Materials and methods

Key resources table
Reagent type (species)
or resource
DesignationSource or
IdentifiersAdditional information
Strain, strain background (Rattus norvegicus domestica)wildtype wistar rat pupsCEMT, University, Freiburg
Genetic reagentAAV9.CAG.GCaMP6s.WPRE.SV40Penn Vector Core, University of PennsylvaniaV3296TI-Rtiter 1e11
Antibodyanti-MAP2 (chicken polyclonal)Abcam, Cambridge, UKab92434 RRID:AB_21381471:500
Antibodyanti-NeuN (rabbit polyclonal)Abcam, Cambridge, UKab128886
Antibodyanti-Neurofilament (mouse monoclonal)Abcam, Cambridge, UKab24571
Antibodyanti-Synapsin (mouse monoclonal)Synaptic Systems GmbH, Germany106001
Antibodyanti-chicken-Cy2 (goat polyclonal)Abcam, Cambridge, UKab6960
Antibodyanti-rabbit-Cy3 (goat polyclonal)Abcam, Cambridge, UKab6939
Antibodyanti-mouse-Cy5 (goat polyclonal)Abcam, Cambridge, UKab6563
Chemical compound, drug4,6-diamidino-2-phenyindole, diclactate (DAPI)Sigma-Aldrich, GermanyD95621:5000
Chemical compound, drugGödecke6976Tocris Bioscience, Bristol, UK22531 µM
Chemical compound, drugPhorbol-12-Myristate-13-Acetate (PMA)Sigma-Aldrich, Munich, GermanyP15851 µM
Chemical compound, drugPicrotoxinTocris Bioscience, Bristol, UK112810 µM
Chemical compound, drugDMSOSigma-Aldrich, Munich, GermanyD84180.1%
Chemical compound, drugDNase (type IV)Sigma-Aldrich, Munich, GermanyD502550 g/ml
Chemical compound, drugminimal essential mediumInvitrogen, Karlsruhe, Germany21090055
Chemical compound, drughorse serum (heat-inactivated)Invitrogen, Karlsruhe, Germany2605008820%
Chemical compound, drugphosphate buffered saline (PBS)Invitrogen, Karlsruhe, Germany21600010
Chemical compound, drugglucoseSigma-Aldrich, Munich, GermanyG752820 mM
Chemical compound, drugL-glutamineInvitrogen, Karlsruhe, Germany250300240.5 mM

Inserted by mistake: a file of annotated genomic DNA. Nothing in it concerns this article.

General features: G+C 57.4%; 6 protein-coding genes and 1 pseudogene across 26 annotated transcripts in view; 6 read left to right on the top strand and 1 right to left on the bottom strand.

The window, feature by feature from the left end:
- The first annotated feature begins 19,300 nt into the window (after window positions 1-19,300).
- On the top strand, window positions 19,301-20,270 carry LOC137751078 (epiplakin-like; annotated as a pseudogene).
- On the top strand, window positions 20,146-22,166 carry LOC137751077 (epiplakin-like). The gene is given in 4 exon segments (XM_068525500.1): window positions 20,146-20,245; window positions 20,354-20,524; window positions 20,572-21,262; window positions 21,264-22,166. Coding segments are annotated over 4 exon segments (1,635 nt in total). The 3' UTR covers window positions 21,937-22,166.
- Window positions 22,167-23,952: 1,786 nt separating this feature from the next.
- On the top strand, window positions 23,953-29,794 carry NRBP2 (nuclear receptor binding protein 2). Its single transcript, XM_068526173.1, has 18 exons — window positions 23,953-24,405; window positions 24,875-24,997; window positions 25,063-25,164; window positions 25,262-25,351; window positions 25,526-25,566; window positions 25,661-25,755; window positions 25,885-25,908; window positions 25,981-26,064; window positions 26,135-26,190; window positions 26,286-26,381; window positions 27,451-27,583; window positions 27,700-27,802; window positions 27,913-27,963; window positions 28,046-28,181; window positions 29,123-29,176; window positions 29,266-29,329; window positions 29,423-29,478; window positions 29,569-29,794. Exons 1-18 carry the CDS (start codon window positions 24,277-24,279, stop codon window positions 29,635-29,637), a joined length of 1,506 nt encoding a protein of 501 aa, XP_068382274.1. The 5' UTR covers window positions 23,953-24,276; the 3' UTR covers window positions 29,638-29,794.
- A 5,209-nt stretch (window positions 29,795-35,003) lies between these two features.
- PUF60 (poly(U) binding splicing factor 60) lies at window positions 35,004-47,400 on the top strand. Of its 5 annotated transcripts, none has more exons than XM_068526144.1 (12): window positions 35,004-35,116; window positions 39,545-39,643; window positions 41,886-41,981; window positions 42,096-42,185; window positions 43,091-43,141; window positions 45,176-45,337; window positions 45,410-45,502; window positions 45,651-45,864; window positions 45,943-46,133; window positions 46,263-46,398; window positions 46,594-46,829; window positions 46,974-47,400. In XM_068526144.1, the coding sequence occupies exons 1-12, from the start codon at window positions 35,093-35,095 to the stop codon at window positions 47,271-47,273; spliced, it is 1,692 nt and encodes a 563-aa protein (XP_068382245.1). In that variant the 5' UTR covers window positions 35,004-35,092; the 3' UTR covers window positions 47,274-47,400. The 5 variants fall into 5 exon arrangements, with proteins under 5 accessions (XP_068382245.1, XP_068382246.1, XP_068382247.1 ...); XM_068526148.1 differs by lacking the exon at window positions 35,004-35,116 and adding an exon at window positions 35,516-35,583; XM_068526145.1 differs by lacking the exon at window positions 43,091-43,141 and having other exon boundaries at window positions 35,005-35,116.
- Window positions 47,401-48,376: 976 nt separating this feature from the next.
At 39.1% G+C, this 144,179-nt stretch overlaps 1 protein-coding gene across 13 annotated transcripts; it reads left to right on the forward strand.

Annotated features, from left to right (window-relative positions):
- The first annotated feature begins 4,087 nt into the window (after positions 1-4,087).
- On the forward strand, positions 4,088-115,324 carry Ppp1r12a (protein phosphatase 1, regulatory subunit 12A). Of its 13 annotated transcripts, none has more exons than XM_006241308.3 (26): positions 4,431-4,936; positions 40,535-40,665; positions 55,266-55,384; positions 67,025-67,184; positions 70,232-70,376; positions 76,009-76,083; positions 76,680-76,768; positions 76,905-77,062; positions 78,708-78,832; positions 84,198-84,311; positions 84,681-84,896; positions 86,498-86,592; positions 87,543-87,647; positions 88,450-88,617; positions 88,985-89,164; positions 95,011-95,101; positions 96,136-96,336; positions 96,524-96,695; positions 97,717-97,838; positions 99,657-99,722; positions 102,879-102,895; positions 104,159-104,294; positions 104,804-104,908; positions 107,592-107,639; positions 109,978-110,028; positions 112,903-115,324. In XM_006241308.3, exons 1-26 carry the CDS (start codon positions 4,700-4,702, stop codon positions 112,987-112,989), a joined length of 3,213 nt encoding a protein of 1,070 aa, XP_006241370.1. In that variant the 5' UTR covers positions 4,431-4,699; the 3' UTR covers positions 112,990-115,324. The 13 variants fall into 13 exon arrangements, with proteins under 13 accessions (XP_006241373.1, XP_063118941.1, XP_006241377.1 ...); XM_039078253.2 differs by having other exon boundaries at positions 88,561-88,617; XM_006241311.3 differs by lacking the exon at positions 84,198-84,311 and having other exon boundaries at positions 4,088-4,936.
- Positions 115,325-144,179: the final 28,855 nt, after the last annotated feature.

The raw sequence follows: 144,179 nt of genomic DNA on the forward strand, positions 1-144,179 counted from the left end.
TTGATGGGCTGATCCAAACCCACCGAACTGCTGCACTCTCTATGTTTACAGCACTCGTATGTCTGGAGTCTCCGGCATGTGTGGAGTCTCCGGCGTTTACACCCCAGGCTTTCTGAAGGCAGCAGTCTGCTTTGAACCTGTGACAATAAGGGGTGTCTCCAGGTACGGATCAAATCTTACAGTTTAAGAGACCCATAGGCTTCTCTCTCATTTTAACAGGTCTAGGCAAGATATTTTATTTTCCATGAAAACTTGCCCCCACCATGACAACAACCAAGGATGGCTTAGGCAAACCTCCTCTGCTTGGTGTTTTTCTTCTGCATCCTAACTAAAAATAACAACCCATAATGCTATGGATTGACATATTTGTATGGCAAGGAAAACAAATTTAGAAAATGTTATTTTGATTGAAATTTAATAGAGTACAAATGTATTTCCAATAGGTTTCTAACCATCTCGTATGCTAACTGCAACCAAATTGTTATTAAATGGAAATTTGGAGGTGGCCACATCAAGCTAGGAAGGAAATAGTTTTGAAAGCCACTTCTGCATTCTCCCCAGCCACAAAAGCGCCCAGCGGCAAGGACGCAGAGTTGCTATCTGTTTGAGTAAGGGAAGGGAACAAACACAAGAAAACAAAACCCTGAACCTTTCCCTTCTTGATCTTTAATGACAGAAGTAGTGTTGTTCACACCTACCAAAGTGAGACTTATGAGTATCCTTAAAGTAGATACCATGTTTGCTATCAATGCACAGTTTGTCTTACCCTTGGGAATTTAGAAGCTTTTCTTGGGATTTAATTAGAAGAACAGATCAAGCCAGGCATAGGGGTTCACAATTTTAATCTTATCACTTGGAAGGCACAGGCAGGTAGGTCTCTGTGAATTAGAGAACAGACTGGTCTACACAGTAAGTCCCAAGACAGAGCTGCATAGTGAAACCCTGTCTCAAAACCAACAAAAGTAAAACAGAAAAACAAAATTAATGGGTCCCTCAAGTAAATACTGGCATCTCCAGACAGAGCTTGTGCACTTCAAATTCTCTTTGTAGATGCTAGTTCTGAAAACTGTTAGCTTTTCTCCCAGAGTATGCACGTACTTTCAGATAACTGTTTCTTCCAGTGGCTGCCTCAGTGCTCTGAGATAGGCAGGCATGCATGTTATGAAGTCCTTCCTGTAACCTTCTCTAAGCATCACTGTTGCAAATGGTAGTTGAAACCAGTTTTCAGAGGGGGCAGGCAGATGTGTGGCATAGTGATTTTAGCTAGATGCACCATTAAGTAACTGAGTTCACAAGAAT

Chemical compound, druggentamycinInvitrogen, Karlsruhe, Germany1575006020 µg/ml
Chemical compound, drugpotassiumD-gluconateSigma-Aldrich, Munich, GermanyG4500125 mM
Chemical compound, drugEGTACarl Roth, Karlsruhe, Germany30545 mM
Chemical compound, drugKClSigma-Aldrich, Munich, GermanyP450420 mM
Chemical compound, drugNa2-ATPCarl Roth, Karlsruhe, GermanyK0542 mM
Chemical compound, drugHepesCarl Roth, Karlsruhe, Germany910510 mM
Chemical compound, drugCaCl2Sigma-Aldrich, Munich, GermanyC38810.5 mM
Chemical compound, drugKOHSigma-Aldrich, Munich, GermanyP4504
Chemical compound, drugMgCl2Sigma-Aldrich, Munich, GermanyMO2502 mM
SoftwareMC Rack softwareMulti Channel Systems, Germanyversions 3.3–4.5
SoftwareSpike2 softwareCambridge Electronics Design Ltd., Cambridge, UK.RRID:SCR_000903
SoftwareZenCarl Zeiss, Jena, GermanyRRID:SCR_013672
SoftwareMEA-ToolsEgert et al., 2002 (PMID 12084562)version 2.8
SoftwareFIND toolboxMeier et al., 2008 (PMID 18692360)
SoftwareImageJSchneider et al., 2012 (PMID 22930834)RRID:SCR_003070
SoftwareMatlabMathworks, Natick, MA, USAversions
2014a – 2017a

Network growth model

Request a detailed protocol

We adopted and modified the model of activity-dependent network growth introduced by van Ooyen et al. (1995). All simulations were carried out with Matlab (version 2017a, Mathworks, Natick, MA, USA; code available at doi 10.5281/zenodo.3459678).